A Day Out in Moscow: Tsaritsyno
Text and photos by Ian Mitchell
Every picture I have seen of the recently reconstructed palace at Tsaritsyno on the southern outskirts of Moscow has shown a massive, pseudo-Gothic building with a few people in the foreground. When I visited the place recently, I found the opposite: a massive crowd with a few pseudo-Gothic towers in the distance. Admittedly it was a Sunday afternoon; admittedly the weather was sunny, warm and pleasantly autumnal, with the feeling that this was probably the last time to get out in shirt-sleeves before the onset of autumn. But really, the crowds! A Russian William Powell Frith could have painted a modern version of “Derby Day” there. So the first point about Tsaritsyno is make sure you visit when it is cold and gloomy, and definitely on a week-day. In fact, that will probably enhance the effect of the extraordinary buildings. Perhaps snowy weather would be the best.
Tsaritsyno has a long and interesting history. It first came to prominence in the seventeenth century when the Streshnev boyar family were recorded as occupying four villages in the area, collectively known as ×åðíàÿ ãðÿçü, or Black Dirt/Mud. Later the estate passed into the famous Golitsyn family who built a large manor house there.
But Peter the Great hated and feared the great boyar families, confiscating the lands of this one and passing it on to Prince Dmitri Kantemir, the former ruler of Moldova. The Kantemirs avoided Kremlin intrigue and concentrated instead on beautifying their houses, pavilions, lakes and grounds at ×åðíàÿ ãðÿçü to such effect that when Catherine the Great visited in 1775 she felt she had to own it. Within three weeks of setting eyes on ×åðíàÿ ãðÿçü, the estate was hers.
Within three months of acquiring the property, Catherine had commissioned the architect, Vasily Bazhenov, to design and build a completely new ensemble of palaces, pavilions and other buildings, including bridges, gates and stables. She specified the Moorish-Gothic style, which was then in vogue in Western Europe. Bazhenov is known today for having designed the Pashkov House, which became the Old Building of the Lenin Library. It stands, newly restored like Tsaritsyno, on high ground overlooking the Alexandrovsky Gardens and the Kammeny Most.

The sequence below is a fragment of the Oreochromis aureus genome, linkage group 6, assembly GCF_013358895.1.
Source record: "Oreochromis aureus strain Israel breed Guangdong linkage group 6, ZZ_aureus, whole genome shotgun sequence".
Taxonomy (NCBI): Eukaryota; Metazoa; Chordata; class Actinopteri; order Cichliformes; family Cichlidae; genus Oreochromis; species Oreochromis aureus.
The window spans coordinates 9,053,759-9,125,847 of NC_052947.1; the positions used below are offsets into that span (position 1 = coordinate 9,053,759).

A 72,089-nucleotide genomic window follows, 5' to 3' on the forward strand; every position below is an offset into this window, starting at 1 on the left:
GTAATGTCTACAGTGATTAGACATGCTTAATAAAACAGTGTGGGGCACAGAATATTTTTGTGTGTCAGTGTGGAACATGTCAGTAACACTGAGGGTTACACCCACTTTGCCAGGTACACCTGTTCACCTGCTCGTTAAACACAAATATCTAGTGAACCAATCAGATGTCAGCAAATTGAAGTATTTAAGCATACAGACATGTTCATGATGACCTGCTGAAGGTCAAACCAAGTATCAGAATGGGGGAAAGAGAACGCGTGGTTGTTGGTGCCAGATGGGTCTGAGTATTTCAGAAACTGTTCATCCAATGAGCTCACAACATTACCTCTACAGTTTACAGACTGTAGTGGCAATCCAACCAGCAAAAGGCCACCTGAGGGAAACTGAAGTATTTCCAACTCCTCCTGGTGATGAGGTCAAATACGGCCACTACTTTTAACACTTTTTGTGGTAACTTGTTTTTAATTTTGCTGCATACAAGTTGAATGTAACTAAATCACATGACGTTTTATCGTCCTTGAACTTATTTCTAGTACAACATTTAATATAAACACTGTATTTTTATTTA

Catherine renamed her new estate and work started immediately, continuing until 1786 when Bazhenov was sacked. Some people think that part of the reason was that he was a Freemason. After the Pugachev Revolt in the early 1770s, Catherine had come to regard all secret societies with great mistrust. She had part of Bazhenov’s palace demolished and appointed Matvey Kazakov to carry on the work.
Kazakov subsequently became famous as one of the most influential architects of the new Moscow which was built after the great fire of 1812. He designed the old Moscow University building and the Kremlin Senate, as well as the famous Hall of Columns at the bottom of Tverskaya Street. He has been compared to Quarenghi in St Petersburg. But his talent never bore fruit at Tsaritsyno because building stopped again, almost as soon as it had re-started, this time due to lack of money. The lack of money for the project was due to the outbreak of the second Russo-Turkish war in 1787, which followed Catherine’s annexation of the Crimea.
At this point, the creative history of Tsaritsyno stopped. The building was never completed, falling slowly into disrepair. Parts of it were used variously as a hospital, rest-home, museum, unofficial nature reserve and home for the drunks of south-west Moscow. Today it is a lavishly appointed pleasure park for Moscow’s emerging consumer society. Over $15 million has been spent on restoration in the last ten years, and it shows.
Even if the crowds are so dense that you cannot get into the palace, it is worth visiting Tsaritsyno simply to see the fountains, which are spectacular. I recommend taking the Metro to Îðåõîâî (Orekhovo) on the green line, then walking back through the grounds, past the palace and down to the lakes where the fountains are. It is then a few short steps to Öàðèöèíî (Tsaritsyino) metro station, on the same line. Apart from the fact that this route in generally downhill, it also means that you will save the fountains for last.
Entry to the park is free, and there is a bar and restaurant in the middle. My next trip will be at night, when I imagine the fountains are illuminated and will probably be even more spectacular then they were on a crowded summer Sunday.